Kim Ji-hyung, head of public debate committee on Shin Kori 5 and 6, announced Friday the survey result recommending resumption of the construction of the two nuclear reactors.
In a closely-watched finding that could shape the future of the country’s energy policy and fate of Korea’s highly prized nuclear-reactor industry, a civilian commission recommended Seoul to keep the Shin Kori 5 and 6 reactors which are already 30 percent complete alive instead of stopping the construction as previously proposed by the government.
The commission hands in the recommendation report to the government. Construction is expected to resume soon as the government previously said it will follow the commission advice although it is not legally binding.
The commission set up to gauge public opinion whether to permanently stop the construction or resume it after the government suspended the project three months ago said in a press conference on Friday that its fourth and final survey on a selected group of 471 citizens showed 59.5 percent was for resumption of the construction and 40.5 percent for cease.
“The poll result was beyond the error of margin, and is therefore strategically meaningful,” said Kim Ji-hyung, head of the commission. The finding had a 95 percent confidence level with a margin of error at plus or minus 3.6 percentage points.
The citizens out of random choice of 20,000 who willingly took part in the survey listened pros and cons from experts and held debates before making four rounds of votes.
“The more we voted, the more turned supportive of resumption. The opinion favoring resumption significantly rose among the age group of 20s and 30s,” he said.
The construction of Shin Kori 5 and 6 was put on hold after President Moon Jae-in announced in June a plan to wean the country from nuclear power which currently is in charge of a third of the country’s electricity supply. The phase-out would be decommissioning aged reactors and scrapping plans to build new ones. He ordered suspension on the two reactors under construction and created a commission to ask the public their opinion on his plan to pull the plug on the two reactors.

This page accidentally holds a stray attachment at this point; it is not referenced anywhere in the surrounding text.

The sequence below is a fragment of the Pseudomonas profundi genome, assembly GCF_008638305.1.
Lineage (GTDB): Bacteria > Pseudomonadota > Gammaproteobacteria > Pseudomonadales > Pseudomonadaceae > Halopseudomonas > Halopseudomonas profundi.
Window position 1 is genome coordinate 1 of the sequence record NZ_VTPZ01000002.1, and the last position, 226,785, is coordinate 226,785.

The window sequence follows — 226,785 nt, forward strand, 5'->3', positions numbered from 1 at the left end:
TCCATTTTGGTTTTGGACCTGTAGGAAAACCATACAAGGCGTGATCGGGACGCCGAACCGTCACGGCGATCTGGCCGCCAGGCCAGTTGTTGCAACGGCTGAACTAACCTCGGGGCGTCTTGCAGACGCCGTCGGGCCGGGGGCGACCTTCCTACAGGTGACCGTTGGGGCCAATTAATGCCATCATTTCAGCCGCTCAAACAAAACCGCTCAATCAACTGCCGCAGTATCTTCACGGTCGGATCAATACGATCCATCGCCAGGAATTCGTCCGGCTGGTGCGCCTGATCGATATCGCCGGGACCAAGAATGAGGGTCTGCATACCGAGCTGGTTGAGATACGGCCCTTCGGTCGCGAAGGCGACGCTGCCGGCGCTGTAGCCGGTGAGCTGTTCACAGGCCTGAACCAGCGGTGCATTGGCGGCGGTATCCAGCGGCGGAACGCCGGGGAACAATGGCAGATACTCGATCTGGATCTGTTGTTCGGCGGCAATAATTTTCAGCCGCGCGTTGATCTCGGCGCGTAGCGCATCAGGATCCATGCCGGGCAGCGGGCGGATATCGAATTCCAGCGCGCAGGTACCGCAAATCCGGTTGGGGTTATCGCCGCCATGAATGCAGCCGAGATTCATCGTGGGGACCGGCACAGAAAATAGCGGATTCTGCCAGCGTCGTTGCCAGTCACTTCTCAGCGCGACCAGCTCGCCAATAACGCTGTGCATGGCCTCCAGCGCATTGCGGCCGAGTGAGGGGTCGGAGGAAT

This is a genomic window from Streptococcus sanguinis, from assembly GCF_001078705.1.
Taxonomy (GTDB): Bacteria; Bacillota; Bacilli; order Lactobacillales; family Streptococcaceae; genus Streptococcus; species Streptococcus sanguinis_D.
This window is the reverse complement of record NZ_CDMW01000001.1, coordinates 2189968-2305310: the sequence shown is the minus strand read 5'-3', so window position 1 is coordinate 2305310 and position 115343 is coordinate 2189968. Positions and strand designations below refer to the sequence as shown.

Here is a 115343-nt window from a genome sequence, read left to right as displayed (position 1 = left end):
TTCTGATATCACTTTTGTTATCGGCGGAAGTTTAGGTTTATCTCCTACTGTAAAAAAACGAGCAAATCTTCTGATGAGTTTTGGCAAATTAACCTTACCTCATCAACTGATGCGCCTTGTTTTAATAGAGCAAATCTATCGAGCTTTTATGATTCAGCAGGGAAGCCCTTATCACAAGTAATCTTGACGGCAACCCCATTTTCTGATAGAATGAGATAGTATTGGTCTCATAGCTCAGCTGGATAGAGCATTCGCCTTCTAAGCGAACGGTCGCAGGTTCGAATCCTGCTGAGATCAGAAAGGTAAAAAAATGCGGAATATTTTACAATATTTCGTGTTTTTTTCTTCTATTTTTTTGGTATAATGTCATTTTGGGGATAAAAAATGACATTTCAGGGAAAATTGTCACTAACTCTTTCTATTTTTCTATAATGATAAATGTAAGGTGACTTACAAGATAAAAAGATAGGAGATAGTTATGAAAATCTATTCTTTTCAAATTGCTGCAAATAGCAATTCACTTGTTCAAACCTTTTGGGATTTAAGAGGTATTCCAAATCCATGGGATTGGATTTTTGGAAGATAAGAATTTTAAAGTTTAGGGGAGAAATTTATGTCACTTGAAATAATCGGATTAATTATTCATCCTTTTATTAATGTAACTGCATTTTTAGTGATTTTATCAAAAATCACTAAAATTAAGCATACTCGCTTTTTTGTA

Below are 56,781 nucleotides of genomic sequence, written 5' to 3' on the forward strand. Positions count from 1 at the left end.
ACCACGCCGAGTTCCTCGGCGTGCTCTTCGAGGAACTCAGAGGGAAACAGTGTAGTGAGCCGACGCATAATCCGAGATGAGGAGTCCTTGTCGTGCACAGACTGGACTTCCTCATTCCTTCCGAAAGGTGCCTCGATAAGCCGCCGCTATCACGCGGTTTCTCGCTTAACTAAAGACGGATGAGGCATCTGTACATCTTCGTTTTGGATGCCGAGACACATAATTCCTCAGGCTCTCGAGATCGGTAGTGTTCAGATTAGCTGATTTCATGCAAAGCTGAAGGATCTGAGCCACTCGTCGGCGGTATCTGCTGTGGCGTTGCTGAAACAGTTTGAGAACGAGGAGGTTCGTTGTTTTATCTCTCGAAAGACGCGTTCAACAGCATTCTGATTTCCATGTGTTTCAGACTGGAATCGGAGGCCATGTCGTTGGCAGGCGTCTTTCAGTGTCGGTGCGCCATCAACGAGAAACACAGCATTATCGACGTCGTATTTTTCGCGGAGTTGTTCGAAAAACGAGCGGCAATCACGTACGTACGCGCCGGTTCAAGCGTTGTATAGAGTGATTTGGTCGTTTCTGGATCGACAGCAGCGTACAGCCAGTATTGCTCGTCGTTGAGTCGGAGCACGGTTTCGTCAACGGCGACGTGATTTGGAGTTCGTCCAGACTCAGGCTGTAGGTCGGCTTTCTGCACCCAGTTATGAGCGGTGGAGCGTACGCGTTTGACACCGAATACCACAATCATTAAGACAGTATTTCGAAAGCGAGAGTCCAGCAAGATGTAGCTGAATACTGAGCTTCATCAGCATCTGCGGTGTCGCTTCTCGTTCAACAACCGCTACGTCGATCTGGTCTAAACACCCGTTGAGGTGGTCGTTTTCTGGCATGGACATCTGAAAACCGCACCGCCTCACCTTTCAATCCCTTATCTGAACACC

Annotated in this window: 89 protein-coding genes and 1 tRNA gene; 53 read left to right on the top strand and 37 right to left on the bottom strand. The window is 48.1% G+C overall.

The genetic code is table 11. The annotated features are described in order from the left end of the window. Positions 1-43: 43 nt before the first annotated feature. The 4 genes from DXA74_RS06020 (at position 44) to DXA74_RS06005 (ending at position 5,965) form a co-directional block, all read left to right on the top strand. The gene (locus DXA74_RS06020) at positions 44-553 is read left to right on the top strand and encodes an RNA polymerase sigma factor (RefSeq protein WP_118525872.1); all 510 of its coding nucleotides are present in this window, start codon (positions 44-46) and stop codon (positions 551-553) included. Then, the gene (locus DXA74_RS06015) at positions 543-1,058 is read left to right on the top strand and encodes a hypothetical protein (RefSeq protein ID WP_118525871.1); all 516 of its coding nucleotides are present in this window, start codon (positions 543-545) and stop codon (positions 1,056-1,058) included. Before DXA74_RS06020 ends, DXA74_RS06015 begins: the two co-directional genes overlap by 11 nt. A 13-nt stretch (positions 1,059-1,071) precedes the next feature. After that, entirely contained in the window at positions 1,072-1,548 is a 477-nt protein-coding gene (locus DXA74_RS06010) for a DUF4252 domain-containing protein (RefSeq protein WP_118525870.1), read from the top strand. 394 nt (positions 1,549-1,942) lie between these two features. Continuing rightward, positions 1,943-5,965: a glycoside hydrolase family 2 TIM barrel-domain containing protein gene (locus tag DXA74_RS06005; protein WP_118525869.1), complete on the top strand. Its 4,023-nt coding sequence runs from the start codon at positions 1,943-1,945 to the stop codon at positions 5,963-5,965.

The government has already spent 1.6 trillion won ($1.4 billion) on the project of Shin Kori 5 and 6, which is 30 percent complete. Other rectors under construction are more than 90 percent complete and therefore cannot be reversed.
The new reactors are based on indigenous APR 1400 technology, a design the country has exported to the United Arab Emirates in a deal worth near $20 billion in 2009. Experts have warned that the abandonment of reactor technology in Korea could hurt exports prospects and also ruin the reactor industry that had been hard-built over the last three decades.
Meanwhile, the commission sided with the government’s long-term plan to phase out of nuclear power, citing a separate survey showing a 53.2 percent approval for phase-out and a 36.5 percent for keeping the status quo on current level of reactors, and 9.7 percent for additions. There are currently 24 reactors operating in Korea.
The new reactors at Shin Kori are scheduled to be completed in 2022 once construction restarts immediately. A rector usually has a life cycle of 60 years.
The government will endorse the plan at upcoming cabinet meeting next Tuesday.
By Ko Jae-man and Choi Mira
[ⓒ Pulse by Maeil Business News Korea & mk.co.kr, All rights reserved]